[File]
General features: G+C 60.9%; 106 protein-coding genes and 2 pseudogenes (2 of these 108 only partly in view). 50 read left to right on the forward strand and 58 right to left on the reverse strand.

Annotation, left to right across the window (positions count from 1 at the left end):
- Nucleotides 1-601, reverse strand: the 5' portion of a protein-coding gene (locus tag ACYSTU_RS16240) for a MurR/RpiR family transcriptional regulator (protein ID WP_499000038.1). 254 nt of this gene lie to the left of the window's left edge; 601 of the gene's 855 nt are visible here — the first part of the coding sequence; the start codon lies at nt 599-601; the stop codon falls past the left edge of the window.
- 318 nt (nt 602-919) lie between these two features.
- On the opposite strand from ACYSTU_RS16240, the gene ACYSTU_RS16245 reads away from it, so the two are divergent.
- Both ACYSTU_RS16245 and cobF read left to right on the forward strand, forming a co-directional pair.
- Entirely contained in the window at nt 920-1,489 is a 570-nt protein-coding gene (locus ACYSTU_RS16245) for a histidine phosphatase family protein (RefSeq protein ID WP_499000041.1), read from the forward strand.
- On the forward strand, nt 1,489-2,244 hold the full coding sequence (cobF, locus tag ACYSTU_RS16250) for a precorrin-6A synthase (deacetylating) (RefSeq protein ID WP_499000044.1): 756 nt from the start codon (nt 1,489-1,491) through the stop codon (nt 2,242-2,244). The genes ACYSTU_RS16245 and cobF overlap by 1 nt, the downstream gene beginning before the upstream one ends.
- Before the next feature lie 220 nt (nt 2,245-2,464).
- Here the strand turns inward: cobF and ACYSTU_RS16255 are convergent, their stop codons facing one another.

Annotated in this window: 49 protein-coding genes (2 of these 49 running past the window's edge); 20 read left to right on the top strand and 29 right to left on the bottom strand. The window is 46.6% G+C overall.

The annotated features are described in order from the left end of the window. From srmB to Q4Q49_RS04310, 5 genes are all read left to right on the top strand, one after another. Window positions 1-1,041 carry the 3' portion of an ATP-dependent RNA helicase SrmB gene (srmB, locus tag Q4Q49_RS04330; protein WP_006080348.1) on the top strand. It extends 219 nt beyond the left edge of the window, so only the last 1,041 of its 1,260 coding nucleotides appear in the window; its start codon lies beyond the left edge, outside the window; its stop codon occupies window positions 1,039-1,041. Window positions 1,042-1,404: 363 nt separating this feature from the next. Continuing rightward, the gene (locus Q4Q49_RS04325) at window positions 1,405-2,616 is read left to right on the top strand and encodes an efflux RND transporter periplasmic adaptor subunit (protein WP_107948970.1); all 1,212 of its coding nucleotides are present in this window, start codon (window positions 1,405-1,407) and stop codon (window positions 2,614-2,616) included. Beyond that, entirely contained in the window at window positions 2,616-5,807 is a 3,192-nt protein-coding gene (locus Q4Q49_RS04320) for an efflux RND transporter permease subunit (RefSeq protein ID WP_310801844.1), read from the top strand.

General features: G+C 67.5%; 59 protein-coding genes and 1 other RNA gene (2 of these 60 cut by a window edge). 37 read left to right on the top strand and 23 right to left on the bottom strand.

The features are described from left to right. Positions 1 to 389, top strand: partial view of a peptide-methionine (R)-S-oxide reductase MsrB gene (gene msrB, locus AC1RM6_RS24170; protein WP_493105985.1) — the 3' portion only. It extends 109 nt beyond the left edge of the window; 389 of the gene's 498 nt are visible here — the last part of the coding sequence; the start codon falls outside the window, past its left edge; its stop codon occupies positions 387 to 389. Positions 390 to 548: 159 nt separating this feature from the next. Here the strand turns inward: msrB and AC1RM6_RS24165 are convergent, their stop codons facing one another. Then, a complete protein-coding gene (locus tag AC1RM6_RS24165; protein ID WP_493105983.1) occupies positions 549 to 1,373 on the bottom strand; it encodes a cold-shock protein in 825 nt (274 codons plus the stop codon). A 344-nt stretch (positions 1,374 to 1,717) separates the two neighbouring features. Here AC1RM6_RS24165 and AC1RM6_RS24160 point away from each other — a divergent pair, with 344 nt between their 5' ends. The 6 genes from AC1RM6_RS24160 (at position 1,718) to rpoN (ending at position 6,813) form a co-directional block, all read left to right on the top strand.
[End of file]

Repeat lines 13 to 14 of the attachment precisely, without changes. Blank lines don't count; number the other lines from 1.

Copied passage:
General features: G+C 67.5%; 59 protein-coding genes and 1 other RNA gene (2 of these 60 cut by a window edge). 37 read left to right on the top strand and 23 right to left on the bottom strand.

The features are described from left to right. Positions 1 to 389, top strand: partial view of a peptide-methionine (R)-S-oxide reductase MsrB gene (gene msrB, locus AC1RM6_RS24170; protein WP_493105985.1) — the 3' portion only. It extends 109 nt beyond the left edge of the window; 389 of the gene's 498 nt are visible here — the last part of the coding sequence; the start codon falls outside the window, past its left edge; its stop codon occupies positions 387 to 389. Positions 390 to 548: 159 nt separating this feature from the next. Here the strand turns inward: msrB and AC1RM6_RS24165 are convergent, their stop codons facing one another. Then, a complete protein-coding gene (locus tag AC1RM6_RS24165; protein ID WP_493105983.1) occupies positions 549 to 1,373 on the bottom strand; it encodes a cold-shock protein in 825 nt (274 codons plus the stop codon). A 344-nt stretch (positions 1,374 to 1,717) separates the two neighbouring features. Here AC1RM6_RS24165 and AC1RM6_RS24160 point away from each other — a divergent pair, with 344 nt between their 5' ends. The 6 genes from AC1RM6_RS24160 (at position 1,718) to rpoN (ending at position 6,813) form a co-directional block, all read left to right on the top strand.